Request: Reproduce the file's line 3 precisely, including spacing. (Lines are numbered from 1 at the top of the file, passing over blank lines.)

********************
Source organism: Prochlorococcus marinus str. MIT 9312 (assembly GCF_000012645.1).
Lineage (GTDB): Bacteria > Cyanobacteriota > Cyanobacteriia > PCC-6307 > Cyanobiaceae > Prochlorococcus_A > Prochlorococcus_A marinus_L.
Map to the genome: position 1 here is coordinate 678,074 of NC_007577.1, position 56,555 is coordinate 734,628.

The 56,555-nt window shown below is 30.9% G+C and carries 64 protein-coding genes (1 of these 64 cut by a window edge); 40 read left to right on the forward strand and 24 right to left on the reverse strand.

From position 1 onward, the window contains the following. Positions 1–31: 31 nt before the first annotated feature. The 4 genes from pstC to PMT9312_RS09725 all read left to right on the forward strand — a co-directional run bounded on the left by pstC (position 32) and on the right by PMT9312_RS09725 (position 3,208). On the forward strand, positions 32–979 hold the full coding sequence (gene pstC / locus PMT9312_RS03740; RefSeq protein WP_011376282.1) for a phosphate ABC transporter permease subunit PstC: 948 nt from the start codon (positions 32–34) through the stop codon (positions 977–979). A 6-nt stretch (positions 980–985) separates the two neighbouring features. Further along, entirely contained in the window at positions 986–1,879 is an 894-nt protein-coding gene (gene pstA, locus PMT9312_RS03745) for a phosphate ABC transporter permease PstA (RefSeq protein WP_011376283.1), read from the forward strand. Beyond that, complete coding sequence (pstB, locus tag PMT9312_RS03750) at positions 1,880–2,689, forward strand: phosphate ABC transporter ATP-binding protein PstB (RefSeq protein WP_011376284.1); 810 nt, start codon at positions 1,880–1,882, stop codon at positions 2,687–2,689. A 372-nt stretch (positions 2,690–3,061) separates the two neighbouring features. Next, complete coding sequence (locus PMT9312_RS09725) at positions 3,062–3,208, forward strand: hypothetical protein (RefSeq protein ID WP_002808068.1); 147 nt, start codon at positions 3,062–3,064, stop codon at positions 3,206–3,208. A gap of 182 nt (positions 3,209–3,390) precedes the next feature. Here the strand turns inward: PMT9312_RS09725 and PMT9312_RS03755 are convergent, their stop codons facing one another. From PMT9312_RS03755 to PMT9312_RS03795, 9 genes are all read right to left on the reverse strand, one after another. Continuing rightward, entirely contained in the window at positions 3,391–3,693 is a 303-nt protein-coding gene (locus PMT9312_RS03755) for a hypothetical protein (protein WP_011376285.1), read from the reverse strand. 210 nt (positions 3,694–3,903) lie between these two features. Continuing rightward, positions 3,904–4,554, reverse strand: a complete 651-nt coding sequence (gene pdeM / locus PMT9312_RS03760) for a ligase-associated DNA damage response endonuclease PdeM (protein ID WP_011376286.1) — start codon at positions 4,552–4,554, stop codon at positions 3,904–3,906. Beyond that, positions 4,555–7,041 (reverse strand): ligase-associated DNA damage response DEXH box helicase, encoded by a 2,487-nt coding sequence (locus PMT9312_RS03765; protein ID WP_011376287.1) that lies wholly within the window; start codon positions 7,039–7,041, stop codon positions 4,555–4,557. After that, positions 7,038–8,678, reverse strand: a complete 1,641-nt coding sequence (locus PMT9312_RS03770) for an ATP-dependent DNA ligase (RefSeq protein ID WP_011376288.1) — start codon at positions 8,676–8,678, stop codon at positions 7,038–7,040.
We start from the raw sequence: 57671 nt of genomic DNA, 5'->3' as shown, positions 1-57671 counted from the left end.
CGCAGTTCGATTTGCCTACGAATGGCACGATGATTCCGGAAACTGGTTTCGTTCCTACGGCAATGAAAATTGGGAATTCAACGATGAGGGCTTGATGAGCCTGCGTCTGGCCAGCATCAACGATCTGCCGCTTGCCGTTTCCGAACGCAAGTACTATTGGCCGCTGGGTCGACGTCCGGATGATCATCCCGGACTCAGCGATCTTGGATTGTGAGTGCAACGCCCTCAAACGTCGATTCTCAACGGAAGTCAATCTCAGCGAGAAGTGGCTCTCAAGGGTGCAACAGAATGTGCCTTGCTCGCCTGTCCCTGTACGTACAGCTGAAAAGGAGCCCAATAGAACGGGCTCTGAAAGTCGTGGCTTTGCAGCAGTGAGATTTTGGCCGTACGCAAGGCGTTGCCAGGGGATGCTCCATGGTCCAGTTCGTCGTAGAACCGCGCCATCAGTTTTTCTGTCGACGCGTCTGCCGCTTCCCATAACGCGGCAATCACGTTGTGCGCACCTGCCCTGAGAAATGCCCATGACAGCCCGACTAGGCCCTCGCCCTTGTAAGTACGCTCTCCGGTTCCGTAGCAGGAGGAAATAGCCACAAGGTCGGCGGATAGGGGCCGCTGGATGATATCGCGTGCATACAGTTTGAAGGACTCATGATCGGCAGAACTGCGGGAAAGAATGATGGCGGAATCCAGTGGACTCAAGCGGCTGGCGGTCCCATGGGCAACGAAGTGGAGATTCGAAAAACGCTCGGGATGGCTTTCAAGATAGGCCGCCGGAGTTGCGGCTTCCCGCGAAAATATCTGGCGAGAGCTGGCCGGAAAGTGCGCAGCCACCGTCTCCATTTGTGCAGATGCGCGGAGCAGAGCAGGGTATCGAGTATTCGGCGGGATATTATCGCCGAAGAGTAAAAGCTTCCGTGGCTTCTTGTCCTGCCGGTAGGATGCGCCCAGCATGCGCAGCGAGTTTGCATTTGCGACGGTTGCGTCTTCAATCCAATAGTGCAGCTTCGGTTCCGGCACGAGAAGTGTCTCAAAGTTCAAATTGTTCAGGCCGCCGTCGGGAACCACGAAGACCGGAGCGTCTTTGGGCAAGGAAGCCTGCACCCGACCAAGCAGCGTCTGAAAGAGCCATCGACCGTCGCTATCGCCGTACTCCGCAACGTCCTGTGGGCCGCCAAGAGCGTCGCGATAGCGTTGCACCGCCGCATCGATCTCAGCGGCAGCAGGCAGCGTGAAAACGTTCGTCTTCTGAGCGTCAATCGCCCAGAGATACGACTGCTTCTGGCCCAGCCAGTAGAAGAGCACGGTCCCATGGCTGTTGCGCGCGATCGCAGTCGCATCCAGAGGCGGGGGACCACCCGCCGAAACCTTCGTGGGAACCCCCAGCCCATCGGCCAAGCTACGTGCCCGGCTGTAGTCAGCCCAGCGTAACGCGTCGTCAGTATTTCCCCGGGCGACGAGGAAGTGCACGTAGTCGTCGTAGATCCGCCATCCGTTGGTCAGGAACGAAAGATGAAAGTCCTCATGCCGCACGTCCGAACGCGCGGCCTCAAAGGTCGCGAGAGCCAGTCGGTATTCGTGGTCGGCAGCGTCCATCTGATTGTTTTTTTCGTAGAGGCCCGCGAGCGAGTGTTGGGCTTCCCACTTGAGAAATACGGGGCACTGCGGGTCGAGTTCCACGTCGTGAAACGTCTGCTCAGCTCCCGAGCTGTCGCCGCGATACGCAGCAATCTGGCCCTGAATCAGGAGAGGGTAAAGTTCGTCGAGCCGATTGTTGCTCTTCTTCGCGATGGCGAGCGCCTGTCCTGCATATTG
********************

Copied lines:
Map to the genome: position 1 here is coordinate 678,074 of NC_007577.1, position 56,555 is coordinate 734,628.